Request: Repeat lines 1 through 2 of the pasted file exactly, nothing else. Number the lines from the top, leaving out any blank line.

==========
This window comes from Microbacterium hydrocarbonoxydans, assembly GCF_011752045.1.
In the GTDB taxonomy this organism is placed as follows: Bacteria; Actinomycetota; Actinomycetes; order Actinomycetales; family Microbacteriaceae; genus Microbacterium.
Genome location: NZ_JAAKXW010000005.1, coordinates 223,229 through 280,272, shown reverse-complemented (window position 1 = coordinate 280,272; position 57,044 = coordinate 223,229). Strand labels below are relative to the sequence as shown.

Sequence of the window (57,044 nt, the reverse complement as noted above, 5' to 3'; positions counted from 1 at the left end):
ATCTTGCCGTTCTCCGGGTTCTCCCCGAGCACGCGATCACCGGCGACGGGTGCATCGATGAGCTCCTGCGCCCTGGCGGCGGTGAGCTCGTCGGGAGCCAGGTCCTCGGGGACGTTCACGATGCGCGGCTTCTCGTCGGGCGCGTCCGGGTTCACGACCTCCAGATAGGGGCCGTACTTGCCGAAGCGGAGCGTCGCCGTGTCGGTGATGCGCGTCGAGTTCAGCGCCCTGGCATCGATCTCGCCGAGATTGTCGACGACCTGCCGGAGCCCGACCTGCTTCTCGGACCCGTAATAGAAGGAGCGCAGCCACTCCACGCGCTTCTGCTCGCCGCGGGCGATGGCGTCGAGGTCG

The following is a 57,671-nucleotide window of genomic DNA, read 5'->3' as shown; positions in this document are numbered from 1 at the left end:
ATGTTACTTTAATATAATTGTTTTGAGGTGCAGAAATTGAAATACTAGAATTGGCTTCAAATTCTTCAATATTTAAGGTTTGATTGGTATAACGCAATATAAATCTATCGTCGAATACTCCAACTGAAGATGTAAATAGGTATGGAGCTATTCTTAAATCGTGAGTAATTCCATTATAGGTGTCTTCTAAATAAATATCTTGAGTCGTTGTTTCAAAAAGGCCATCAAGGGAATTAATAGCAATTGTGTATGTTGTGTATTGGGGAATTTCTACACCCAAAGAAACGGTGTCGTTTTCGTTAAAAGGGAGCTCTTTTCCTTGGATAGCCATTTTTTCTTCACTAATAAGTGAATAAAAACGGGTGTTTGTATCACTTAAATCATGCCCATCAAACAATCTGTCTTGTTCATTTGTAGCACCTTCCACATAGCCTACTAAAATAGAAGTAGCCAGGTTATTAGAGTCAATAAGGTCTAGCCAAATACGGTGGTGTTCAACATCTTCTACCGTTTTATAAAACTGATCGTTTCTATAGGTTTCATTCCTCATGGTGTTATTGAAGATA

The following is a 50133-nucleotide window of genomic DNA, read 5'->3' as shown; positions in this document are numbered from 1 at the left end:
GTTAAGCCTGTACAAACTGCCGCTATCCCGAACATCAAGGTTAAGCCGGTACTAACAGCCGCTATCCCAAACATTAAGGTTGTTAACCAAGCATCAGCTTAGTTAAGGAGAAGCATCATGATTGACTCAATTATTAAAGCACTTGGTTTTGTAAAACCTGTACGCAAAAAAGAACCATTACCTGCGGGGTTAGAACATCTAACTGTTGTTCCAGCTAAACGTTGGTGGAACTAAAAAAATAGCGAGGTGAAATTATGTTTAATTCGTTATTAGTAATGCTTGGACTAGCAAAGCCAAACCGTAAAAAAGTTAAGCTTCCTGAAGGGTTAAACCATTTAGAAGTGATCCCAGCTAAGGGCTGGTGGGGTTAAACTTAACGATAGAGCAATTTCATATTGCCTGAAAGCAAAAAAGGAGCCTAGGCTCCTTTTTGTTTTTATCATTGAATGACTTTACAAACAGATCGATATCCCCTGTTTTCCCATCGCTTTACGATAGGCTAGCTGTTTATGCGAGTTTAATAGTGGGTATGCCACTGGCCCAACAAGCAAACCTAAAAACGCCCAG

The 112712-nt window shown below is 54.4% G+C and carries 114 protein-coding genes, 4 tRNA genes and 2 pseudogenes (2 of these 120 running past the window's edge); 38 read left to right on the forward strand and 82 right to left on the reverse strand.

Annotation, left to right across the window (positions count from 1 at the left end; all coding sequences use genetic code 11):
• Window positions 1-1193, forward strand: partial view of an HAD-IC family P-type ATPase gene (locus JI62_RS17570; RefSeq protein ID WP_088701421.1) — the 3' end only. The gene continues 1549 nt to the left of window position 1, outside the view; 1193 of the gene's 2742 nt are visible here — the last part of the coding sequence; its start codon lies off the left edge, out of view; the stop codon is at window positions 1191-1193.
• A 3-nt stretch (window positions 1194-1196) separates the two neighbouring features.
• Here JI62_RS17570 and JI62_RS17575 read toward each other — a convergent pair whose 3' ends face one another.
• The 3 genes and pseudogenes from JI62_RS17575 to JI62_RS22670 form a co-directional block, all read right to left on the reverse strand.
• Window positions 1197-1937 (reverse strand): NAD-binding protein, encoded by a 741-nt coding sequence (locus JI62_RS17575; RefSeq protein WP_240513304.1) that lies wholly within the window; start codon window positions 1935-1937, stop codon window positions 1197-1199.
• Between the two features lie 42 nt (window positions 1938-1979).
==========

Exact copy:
This window comes from Microbacterium hydrocarbonoxydans, assembly GCF_011752045.1.
In the GTDB taxonomy this organism is placed as follows: Bacteria; Actinomycetota; Actinomycetes; order Actinomycetales; family Microbacteriaceae; genus Microbacterium.